C++ examples &revisions

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C++ examples &revisions

  1. 1. C++ Examples &Revisions Hurts - Wonderful Life Lecture 5
  2. 2. One Dimension Arrays • // arrays example • #include <iostream> • using namespace std; • int billy [] = {16, 2, 77, 40, 12071}; • int n, result=0; • int main () • { • for ( n=0 ; n<5 ; n++ ) • { • result += billy[n]; • } • cout << result; return 0; • } • Output • 12206 •
  3. 3. Arrays as parameters • #include <iostream> • using namespace std; • void printarray (int arg[], int length) • { • for (int n=0; n<length; n++) • cout << arg[n] << " "; • cout << "n"; • } • int main () { int firstarray[] = {5, 10, 15}; int secondarray[] = {2, 4, 6, 8, 10}; printarray (firstarray,3); printarray (secondarray,5); return 0; }
  4. 4. Reference operator (&) The address that locates a variable within memory is what we call a reference to that variable. This reference to a variable can be obtained by preceding the identifier of a variable with an ampersand sign (&), known as reference operator, and which can be literally translated as "address of". For example: ted = &andy; This would assign to ted the address of variable andy, since when preceding the name of the variable andy with the reference operator (&) we are no longer talking about the content of the variable itself, but about its reference (i.e., its address in memory). Consider the following code fragment: andy=25 Fred=andy Ted= &andy andy = 25; fred = andy; ted = &andy;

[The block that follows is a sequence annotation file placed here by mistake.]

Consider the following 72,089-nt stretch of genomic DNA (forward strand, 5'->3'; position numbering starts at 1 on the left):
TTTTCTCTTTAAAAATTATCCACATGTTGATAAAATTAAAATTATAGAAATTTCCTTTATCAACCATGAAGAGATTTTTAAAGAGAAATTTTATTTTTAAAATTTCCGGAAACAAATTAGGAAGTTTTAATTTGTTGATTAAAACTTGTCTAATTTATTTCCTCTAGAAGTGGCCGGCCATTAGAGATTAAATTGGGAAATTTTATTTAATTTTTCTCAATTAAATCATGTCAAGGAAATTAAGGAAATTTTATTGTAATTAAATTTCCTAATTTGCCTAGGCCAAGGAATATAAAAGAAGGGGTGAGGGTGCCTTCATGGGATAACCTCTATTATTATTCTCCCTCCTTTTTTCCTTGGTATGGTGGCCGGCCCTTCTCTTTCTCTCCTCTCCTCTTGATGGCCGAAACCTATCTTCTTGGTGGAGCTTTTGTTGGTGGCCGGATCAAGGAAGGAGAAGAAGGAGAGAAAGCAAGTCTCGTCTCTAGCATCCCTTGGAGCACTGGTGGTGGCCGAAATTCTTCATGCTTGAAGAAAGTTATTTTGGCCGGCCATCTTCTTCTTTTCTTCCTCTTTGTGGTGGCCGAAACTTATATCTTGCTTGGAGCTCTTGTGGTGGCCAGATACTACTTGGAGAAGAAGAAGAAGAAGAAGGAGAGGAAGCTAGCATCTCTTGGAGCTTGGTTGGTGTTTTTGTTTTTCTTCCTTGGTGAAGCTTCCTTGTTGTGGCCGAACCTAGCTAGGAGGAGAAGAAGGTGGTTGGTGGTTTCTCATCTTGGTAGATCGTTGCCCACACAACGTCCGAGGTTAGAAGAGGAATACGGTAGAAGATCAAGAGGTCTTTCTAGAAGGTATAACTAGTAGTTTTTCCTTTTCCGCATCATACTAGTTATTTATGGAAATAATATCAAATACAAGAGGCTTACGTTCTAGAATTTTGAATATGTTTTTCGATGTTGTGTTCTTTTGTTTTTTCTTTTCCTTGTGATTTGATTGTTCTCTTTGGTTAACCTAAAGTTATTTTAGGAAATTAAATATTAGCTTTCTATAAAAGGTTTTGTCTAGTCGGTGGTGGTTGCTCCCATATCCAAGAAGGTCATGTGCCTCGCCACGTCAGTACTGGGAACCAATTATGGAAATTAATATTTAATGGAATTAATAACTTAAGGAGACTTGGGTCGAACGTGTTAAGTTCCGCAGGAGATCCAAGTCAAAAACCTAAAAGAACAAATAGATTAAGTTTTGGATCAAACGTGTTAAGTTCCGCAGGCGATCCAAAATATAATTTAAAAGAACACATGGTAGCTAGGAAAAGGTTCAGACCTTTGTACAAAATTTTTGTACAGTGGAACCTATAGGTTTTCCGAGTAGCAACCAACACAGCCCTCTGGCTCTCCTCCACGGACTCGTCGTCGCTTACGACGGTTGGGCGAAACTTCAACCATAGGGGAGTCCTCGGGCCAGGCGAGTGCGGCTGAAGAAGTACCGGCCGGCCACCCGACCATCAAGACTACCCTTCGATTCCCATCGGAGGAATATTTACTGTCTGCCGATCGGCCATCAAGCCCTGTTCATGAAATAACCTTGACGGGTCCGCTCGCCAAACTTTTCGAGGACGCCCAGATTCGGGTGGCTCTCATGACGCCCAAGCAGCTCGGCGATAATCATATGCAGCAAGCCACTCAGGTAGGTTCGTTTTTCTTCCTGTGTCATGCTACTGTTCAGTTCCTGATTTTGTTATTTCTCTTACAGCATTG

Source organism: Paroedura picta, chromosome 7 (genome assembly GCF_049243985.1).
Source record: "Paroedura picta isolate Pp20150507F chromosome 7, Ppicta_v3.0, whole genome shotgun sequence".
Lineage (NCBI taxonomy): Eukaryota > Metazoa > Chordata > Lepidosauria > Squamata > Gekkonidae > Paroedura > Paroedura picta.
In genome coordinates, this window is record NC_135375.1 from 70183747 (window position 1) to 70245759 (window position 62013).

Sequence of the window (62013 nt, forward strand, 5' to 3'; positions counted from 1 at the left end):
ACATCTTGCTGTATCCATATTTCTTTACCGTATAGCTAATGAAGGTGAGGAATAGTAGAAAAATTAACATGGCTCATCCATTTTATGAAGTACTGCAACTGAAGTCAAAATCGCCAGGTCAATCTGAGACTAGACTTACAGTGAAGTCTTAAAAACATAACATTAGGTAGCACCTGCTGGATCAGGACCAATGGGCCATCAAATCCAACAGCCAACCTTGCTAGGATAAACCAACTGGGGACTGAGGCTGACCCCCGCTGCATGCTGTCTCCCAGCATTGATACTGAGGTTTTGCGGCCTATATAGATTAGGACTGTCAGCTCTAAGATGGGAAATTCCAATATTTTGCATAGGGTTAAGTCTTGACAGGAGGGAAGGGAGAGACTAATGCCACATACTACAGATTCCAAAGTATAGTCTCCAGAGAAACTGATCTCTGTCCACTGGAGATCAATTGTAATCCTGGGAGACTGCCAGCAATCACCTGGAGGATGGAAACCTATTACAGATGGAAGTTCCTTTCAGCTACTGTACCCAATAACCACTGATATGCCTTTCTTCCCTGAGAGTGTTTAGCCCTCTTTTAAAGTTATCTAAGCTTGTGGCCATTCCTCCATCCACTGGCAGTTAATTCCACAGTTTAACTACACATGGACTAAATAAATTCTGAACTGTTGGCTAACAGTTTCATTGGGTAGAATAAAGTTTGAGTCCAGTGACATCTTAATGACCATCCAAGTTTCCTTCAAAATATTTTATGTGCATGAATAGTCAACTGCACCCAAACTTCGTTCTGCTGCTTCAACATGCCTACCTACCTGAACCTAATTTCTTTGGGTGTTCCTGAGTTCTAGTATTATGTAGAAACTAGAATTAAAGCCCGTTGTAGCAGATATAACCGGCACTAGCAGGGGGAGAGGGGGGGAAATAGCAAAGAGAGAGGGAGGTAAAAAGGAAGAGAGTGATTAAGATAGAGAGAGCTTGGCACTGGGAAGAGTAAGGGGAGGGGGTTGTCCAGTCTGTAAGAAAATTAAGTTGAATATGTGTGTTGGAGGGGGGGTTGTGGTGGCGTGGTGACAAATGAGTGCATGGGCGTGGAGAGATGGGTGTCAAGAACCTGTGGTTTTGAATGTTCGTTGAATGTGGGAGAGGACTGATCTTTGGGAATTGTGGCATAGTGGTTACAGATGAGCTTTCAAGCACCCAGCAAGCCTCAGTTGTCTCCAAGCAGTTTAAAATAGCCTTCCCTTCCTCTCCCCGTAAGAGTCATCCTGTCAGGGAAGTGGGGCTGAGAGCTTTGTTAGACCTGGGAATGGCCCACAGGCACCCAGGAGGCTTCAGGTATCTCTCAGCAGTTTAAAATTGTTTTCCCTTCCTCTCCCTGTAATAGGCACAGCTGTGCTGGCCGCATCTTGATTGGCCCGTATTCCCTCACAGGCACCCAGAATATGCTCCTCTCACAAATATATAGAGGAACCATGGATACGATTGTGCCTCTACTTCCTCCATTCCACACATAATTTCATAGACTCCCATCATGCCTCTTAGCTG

5. 5. Cont’d The values contained in each variable after the execution of this, are shown in the following diagram: • The variable that stores the reference to another variable (like ted in the previous example) is what we call a pointer.
  6. 6. Dereference operator (*) • We have just seen that a variable which stores a reference to another variable is called a pointer. Pointers are said to "point to" the variable whose reference they store. Using a pointer we can directly access the value stored in the variable which it points to. To do this, we simply have to precede the pointer's identifier with an asterisk (*), which acts as dereference operator and that can be literally translated to "value pointed by". Therefore, following with the values of the previous example, if we write:
  7. 7. Cont’d Beth=*ted • that we could read as: "beth equal to value pointed by ted") beth would take the value 25, since ted is 1776, and the value pointed by 1776 is 25. • Notice the difference between the reference and dereference operators: 1. & is the reference operator and can be read as "address of" 2. * is the dereference operator and can be read as "value pointed by"
  8. 8. Example#1 • my first pointer • #include <iostream> • using namespace std; • int main () • { • int firstvalue, secondvalue; • int * mypointer; • mypointer = &firstvalue; • *mypointer = 10; • mypointer = &secondvalue; • *mypointer = 20; • cout << "firstvalue is " << firstvalue << endl; • cout << "secondvalue is " << secondvalue << endl; • return 0; • } • The Output • firstvalue is 10 • secondvalue is 20 •
  9. 9. Example#2 • // more pointers • #include <iostream> • using namespace std; • int main () • { • int numbers[5]; • int * p; • p = numbers; • *p = 10; • p++; • *p = 20; • p = &numbers[2]; • *p = 30; • p = numbers + 3; • *p = 40; • p = numbers; • *(p+4) = 50; • for (int n=0; n<5; n++) • { • cout << numbers[n] << ", "; } • } • return 0; • } • The Output • 10, 20, 30, 40, 50, •
  10. 10. Arrays • #include <iostream> • using namespace std; • void main() • { • int Nums[4]; • int Sum=0; • cout<<"Enter 4 Numbers :n"; • for(int i=0;i<4;i++) • cin>>Nums[i]; • for(int j=0;j<4;j++) • Sum+=Nums[j]; • cout<<"Sum = "<<Sum<<endl; • }
  11. 11. Pointer • #include<iostream> • using namespace std; • void Change1(float Data) • { • Data = 9.99; • } • void Change2(float* Data) • { • *Data = 9.99; • } • void main() • { • float F = 3.14; • float* FPtr = &F; • Change1(F); • cout<<"After Change1 : F = "<<F<<endl; • Change2(FPtr); • cout<<"After Change2 : F = "<<F<<endl; • }

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